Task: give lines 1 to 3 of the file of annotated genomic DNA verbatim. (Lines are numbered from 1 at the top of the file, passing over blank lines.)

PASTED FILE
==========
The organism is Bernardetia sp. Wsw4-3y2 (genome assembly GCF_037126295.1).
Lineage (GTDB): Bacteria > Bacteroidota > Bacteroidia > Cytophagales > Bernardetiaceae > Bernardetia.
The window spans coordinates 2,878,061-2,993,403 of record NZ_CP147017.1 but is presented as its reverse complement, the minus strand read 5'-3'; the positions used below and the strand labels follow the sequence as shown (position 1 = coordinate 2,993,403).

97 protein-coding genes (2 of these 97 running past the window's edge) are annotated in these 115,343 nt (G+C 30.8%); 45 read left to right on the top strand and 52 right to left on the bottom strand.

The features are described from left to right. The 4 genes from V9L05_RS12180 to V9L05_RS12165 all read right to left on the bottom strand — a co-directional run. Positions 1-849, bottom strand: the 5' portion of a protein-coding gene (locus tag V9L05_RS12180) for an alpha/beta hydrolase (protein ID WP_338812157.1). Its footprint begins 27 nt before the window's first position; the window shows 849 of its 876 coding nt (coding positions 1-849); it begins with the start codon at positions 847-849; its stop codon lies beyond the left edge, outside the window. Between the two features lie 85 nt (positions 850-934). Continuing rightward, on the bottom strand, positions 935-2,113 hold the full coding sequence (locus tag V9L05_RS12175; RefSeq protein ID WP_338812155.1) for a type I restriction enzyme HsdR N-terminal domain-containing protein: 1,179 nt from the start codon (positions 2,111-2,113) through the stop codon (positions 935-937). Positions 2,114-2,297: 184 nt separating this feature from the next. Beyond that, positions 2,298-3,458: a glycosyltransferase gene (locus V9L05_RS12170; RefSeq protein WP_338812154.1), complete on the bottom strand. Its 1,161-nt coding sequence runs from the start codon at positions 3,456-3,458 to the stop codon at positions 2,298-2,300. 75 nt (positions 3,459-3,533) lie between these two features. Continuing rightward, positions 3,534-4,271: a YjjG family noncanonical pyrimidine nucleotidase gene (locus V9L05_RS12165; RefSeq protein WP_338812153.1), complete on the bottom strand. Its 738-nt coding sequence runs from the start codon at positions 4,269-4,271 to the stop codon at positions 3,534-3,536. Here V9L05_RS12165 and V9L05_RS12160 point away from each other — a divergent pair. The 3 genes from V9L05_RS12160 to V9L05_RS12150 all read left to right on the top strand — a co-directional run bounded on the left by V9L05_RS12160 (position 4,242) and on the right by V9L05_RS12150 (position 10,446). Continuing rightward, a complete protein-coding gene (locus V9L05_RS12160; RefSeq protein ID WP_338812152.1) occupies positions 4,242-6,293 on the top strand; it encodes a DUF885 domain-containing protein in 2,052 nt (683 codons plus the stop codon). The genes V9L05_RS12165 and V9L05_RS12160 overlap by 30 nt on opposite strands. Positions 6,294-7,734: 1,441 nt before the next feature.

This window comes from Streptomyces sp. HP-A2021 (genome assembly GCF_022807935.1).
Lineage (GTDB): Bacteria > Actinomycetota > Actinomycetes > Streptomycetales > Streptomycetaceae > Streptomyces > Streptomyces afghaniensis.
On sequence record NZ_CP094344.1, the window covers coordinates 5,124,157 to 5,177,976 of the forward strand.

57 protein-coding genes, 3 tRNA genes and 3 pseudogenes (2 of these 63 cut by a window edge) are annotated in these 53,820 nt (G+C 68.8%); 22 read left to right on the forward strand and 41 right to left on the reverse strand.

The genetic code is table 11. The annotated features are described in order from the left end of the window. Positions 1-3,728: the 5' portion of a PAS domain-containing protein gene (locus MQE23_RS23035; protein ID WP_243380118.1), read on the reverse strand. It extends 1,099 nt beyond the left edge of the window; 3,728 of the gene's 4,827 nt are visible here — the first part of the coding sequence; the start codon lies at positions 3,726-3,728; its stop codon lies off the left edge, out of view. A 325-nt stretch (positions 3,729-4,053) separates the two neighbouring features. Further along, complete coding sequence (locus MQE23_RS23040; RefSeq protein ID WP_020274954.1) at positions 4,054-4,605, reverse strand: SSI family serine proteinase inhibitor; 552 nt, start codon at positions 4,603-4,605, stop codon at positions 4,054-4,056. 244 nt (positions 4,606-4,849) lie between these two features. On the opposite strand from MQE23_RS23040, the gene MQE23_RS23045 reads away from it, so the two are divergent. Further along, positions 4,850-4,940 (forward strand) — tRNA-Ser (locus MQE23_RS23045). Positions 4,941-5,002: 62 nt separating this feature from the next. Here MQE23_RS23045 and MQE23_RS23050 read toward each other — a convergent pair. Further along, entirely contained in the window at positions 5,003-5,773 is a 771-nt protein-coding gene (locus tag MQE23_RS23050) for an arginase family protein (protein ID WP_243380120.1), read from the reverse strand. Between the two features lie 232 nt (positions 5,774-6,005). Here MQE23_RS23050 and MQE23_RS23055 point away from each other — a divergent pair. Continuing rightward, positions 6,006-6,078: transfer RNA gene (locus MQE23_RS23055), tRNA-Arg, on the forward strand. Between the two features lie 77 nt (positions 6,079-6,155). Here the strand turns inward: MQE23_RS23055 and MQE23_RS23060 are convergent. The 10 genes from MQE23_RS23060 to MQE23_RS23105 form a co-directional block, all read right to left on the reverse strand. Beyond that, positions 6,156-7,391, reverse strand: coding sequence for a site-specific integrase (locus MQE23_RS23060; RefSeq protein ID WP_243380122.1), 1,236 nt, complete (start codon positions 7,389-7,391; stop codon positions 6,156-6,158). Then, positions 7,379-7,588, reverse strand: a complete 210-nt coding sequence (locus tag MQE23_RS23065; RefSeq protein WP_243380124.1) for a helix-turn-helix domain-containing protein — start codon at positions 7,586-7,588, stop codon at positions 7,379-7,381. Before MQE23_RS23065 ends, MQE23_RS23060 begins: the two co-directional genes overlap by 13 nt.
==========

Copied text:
The organism is Bernardetia sp. Wsw4-3y2 (genome assembly GCF_037126295.1).
Lineage (GTDB): Bacteria > Bacteroidota > Bacteroidia > Cytophagales > Bernardetiaceae > Bernardetia.
The window spans coordinates 2,878,061-2,993,403 of record NZ_CP147017.1 but is presented as its reverse complement, the minus strand read 5'-3'; the positions used below and the strand labels follow the sequence as shown (position 1 = coordinate 2,993,403).